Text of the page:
One Child Policy an attack on the common good - Chinese bioethicist

Xavier Symons
20 Jun 2014
Reproduced with Permission

In a provocative new article in the Cambridge Quarterly of Healthcare Ethics , Chinese bioethicist Jing-Bao Nie attacks the one child-policy for having "a hugely negative effect on the common good". Nie criticises the government's claim that the policy has benefited society through raising living standards and reducing overcrowding:

"The greatest irony of all is that, while originally designed to improve living standards and help relieve poverty and underdevelopment, the one-child policy has inflicted massive suffering and state-directed violence on Chinese people, especially women."

Nie has conducted extensive research into the impacts of the coercive policy. He was horrified by the results:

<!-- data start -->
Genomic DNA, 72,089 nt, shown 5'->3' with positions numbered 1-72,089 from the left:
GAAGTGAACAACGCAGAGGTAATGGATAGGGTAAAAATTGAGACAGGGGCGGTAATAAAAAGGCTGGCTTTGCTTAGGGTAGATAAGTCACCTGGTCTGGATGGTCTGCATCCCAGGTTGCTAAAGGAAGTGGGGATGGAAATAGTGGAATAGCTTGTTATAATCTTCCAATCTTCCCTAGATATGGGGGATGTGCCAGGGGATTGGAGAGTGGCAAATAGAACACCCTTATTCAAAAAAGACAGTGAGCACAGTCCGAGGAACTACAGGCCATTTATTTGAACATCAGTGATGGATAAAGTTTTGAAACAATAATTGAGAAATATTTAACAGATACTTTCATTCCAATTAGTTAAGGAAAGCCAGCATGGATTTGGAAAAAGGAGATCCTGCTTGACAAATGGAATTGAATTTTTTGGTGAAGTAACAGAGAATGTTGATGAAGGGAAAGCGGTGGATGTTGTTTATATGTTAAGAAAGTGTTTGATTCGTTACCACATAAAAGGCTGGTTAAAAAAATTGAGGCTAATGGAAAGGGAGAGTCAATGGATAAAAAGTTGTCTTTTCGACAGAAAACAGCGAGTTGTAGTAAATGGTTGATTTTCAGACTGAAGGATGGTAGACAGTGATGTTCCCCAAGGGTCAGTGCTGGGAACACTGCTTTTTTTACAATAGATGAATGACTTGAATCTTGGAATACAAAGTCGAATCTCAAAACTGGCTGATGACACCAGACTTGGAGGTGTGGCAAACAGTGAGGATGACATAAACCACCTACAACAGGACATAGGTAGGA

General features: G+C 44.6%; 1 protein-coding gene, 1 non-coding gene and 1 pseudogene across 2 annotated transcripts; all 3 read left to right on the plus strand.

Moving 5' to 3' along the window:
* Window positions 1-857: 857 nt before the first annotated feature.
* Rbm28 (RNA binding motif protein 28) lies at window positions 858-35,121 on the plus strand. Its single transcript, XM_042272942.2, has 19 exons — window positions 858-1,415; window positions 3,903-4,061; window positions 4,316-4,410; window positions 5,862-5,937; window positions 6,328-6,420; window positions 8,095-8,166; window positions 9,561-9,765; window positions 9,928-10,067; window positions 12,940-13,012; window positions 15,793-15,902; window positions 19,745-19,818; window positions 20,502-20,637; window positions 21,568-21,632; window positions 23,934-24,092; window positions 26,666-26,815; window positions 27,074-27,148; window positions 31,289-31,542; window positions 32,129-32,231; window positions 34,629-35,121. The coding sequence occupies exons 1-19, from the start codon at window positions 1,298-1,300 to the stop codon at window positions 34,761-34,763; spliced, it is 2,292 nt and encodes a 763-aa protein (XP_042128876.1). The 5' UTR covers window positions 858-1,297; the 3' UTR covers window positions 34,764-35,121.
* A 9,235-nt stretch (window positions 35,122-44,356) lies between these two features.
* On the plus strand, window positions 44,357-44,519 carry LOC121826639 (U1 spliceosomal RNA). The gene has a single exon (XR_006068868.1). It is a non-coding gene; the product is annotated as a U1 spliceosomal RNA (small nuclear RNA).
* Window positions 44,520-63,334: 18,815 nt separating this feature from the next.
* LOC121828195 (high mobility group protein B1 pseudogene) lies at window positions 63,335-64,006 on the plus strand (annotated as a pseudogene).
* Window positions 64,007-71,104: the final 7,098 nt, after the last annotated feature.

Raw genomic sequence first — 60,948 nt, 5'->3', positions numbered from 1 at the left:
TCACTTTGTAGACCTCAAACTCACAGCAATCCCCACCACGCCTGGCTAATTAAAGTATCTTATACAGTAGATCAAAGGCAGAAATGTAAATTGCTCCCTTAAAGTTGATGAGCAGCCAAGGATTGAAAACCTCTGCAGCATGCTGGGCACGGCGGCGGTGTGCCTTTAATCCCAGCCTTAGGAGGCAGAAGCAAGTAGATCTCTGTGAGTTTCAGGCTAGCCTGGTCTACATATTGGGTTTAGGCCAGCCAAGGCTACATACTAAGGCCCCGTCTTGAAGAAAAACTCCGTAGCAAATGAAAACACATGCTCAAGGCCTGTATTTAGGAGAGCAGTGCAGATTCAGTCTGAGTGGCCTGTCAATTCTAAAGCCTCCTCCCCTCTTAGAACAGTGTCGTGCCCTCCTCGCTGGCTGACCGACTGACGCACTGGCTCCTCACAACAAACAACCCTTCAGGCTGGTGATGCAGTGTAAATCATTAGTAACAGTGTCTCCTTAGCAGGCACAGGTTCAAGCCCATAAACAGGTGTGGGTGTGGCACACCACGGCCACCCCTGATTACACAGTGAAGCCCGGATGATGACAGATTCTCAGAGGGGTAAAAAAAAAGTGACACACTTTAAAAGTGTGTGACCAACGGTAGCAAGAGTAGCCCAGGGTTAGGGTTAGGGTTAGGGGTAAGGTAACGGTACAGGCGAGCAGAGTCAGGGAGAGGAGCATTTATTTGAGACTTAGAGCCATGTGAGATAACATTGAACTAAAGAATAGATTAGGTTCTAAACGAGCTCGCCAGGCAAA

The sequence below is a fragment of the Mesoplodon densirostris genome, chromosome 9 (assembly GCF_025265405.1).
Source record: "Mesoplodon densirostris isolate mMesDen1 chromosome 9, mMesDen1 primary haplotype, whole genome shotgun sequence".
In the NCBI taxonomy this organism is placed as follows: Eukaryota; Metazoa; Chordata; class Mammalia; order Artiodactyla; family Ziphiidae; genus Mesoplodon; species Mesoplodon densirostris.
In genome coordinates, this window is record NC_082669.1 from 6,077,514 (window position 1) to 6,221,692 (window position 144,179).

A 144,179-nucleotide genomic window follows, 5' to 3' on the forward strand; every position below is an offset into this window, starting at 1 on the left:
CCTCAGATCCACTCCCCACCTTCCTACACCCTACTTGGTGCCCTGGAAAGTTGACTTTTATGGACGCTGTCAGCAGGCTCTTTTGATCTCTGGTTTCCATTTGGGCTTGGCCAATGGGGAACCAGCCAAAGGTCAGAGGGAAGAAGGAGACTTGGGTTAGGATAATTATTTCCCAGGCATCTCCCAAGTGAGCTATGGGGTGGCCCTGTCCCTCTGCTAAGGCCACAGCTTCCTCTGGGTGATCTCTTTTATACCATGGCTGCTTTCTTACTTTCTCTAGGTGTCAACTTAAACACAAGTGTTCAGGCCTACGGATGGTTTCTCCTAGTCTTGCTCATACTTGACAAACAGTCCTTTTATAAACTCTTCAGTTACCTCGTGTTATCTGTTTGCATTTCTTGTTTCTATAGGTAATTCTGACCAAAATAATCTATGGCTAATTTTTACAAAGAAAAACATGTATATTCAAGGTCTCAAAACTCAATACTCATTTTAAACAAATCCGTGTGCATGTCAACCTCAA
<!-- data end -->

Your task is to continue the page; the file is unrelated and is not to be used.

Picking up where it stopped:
"[It has] grave negative impacts on women undergoing reproductive interventions, including the side effects of contraceptive use, mental and physical problems caused by the uninformed selection of contraceptive methods, conflict between a couple's wishes and the state's population goals, and the permanent distress entailed in the failure to produce a male child."

He discusses in particular the harrowing stories of two women forced to have abortions after failing to meet the criteria for a 'birth permit':

"Women have had to endure suffering on a massive scale."

Nie was initially a supporter of the one-child policy, but changed his views after a close study of these cases.

In late 2013 the Chinese government altered the policy so that parents who themselves were only children could have more than one child. Nie is sceptical about the actual impact of the change:

"It is far from clear when and how the promised modification will be implemented in practice. And the government does not plan to further relax current restrictions to include couples in which neither partner is a single child."